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Ambiguity

Different types of ambiguity which are possible in language.

How many thats?

How many thats can you have in a row?

If a sentence has two thats in it, you could say, “Delete this that, not that that.” (That’s two
in a row.) And, he could ask, “Is that that that that you want me to delete?” There’s four,
can any more make sense?

The following sentence contains 7 identical words in a row and still makes sense:

"It is true for all that that that that that that that refers to is not the same that that that that
refers to."

(= It is true for all that, that that "that" which that "that" refers to is not the same "that"
which that "that" refers to.)

It is true for all that that that that that that that
pronoun conjunction determiner noun relative pronoun determiner noun
(adjective) "that" which (adjective) "that"

refers to is not the same that that that that refers to.
noun relative pronoun determiner noun "that" which (adjective) "that"

A sentence with a similar pattern, which may help to unravel the above, is:

It is true, despite everything you say, that this word which this word refers to is not the
same word which this word refers to.

Or, if you insist on being really correct:

It is true, despite everything you say, that this word to which this word refers is not the
same word to which this word refers.
"Buffalo buffalo Buffalo buffalo buffalo buffalo Buffalo buffalo."

It’s a grammatically correct sentence in American English, often presented as an example


of how homonyms and homophones can be used to create complicated linguistic
constructs through lexical ambiguity. It has been discussed in literature in various forms
since 1967, when it appeared in Dmitri Borgmann's Beyond Language: Adventures in
Word and Thought.

The sentence employs three distinct meanings of the word buffalo:

• as a proper noun to refer to a specific place named Buffalo, the city of Buffalo, New
York being the most notable;
• as a verb (uncommon in regular usage) to buffalo, meaning "to bully, harass, or
intimidate" or "to baffle"; and
• as a noun to refer to the animal, bison (often called buffalo in North America). The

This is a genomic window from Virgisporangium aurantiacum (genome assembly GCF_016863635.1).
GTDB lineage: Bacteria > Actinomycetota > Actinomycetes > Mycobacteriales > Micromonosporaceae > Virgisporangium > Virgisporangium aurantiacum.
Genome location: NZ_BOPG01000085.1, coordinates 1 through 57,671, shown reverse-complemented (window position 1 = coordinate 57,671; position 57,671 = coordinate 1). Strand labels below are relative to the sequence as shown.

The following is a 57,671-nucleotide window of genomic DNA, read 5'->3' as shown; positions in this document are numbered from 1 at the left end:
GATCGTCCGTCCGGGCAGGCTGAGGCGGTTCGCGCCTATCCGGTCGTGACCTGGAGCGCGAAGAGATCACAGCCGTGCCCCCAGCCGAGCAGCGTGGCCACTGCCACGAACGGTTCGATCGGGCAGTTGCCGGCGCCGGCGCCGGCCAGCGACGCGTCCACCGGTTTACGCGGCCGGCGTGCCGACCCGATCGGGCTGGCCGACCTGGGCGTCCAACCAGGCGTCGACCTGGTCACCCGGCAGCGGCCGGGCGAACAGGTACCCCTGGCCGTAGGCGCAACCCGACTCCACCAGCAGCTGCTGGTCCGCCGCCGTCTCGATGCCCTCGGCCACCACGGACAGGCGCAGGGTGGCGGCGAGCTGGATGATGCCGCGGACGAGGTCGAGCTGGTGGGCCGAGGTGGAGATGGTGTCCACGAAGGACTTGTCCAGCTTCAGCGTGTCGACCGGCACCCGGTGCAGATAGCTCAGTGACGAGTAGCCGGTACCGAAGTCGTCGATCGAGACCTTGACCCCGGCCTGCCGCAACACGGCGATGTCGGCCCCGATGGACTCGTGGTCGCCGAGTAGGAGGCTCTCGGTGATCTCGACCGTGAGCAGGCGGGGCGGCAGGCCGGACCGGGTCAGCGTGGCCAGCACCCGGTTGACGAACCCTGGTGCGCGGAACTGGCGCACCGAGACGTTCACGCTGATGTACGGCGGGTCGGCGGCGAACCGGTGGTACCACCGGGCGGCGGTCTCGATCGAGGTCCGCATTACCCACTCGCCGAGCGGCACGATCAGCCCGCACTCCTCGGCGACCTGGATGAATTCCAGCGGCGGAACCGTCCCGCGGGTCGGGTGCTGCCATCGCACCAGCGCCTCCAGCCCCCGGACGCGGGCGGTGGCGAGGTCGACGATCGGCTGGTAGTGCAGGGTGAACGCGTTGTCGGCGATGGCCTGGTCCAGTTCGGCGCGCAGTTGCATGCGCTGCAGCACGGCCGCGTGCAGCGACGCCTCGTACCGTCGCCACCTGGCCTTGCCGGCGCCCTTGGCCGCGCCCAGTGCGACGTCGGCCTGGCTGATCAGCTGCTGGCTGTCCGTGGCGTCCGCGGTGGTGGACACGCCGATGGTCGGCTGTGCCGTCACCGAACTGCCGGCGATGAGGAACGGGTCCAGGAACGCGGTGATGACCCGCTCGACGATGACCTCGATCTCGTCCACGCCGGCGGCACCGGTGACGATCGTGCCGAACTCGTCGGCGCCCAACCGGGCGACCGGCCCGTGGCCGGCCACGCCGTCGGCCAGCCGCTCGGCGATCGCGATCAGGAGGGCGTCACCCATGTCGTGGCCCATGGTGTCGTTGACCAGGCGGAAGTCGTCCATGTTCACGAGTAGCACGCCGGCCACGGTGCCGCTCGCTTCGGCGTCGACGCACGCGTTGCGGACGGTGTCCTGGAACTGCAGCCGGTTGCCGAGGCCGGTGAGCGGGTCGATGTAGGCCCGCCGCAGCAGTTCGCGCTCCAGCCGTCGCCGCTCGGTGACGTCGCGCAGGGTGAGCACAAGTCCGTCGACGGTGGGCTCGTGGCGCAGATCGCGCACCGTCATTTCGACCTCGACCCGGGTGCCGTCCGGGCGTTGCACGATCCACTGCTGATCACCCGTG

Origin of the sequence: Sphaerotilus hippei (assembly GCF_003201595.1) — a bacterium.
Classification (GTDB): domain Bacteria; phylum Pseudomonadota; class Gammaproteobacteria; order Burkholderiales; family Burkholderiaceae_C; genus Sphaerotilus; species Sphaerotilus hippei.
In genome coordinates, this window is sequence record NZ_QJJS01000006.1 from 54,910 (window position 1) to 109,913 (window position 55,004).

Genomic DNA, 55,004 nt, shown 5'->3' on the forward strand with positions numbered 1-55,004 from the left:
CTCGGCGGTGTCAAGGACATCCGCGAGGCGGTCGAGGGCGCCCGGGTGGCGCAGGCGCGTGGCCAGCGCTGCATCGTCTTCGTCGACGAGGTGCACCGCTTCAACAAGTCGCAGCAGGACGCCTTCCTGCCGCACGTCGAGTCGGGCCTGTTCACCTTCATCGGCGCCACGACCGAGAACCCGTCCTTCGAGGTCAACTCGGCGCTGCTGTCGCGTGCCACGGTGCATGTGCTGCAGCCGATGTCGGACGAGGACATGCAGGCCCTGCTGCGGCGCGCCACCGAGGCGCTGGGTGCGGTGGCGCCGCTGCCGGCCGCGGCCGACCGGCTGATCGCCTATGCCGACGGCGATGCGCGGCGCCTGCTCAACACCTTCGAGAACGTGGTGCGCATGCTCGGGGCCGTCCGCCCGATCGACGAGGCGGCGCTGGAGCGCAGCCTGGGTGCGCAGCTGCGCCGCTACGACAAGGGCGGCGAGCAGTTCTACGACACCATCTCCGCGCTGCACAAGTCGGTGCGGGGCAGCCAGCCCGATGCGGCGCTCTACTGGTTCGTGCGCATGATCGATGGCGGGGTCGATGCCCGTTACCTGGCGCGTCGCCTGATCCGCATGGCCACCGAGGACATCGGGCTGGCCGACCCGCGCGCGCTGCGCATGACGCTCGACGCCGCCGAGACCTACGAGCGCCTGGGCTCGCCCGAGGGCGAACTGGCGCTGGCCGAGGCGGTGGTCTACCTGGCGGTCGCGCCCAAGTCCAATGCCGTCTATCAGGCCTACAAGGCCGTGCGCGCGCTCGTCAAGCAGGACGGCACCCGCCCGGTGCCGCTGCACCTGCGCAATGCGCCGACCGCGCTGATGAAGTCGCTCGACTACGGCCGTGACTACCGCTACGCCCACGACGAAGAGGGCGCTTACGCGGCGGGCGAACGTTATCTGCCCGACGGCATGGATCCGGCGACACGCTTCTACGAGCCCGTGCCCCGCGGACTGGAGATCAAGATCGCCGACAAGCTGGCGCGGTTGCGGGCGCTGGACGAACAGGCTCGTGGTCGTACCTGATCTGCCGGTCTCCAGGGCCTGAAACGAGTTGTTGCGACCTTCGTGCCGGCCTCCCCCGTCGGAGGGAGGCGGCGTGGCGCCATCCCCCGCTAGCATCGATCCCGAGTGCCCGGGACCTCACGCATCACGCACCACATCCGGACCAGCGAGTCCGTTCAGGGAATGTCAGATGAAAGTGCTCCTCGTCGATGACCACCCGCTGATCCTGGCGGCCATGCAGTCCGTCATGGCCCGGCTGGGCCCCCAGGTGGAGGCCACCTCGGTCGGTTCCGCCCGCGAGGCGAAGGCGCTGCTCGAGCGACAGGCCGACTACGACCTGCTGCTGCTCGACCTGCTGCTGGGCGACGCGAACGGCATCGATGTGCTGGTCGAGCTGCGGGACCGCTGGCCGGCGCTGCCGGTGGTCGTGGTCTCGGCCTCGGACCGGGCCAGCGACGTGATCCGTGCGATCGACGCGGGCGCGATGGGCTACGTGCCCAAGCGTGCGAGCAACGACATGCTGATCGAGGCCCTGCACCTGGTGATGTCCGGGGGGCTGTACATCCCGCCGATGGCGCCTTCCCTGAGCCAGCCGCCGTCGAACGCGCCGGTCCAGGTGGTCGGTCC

plural is also buffalo.

More easily decoded, though semantically equivalent, would be:


Buffalo from Buffalo that other buffalo from Buffalo bully [themselves] bully buffalo
from Buffalo.
"James while John had had had had had had had had had had had a better effect on the
teacher"

is an English sentence used to demonstrate lexical ambiguity and the necessity of


punctuation, which serves as a substitute for the intonation, stress, and pauses found in
speech. In human information processing research, the sentence has been used to show
how readers depend on punctuation to give sentences meaning, especially in the context
of scanning across lines of text. The sentence is sometimes presented as a puzzle, where
the solver must add the punctuation.

It refers to two students, James and John, required by an English test to describe a man
who had suffered from a cold in the past. John writes "The man had a cold", which the
teacher marks incorrect, while James writes the correct "The man had had a cold". Since
James' answer was right, it had had a better effect on the teacher.

The sentence is much easier to understand with added punctuation and emphasis:

James, while John had had "had", had had "had had"; "had had" had had a better effect on
the teacher.

In each of the five "had had" word pairs in the above sentence, the first of the pair is in the
past perfect form. The italicized instances denote emphasis of intonation, focusing on the
differences in the students' answers, then finally identifying the correct one.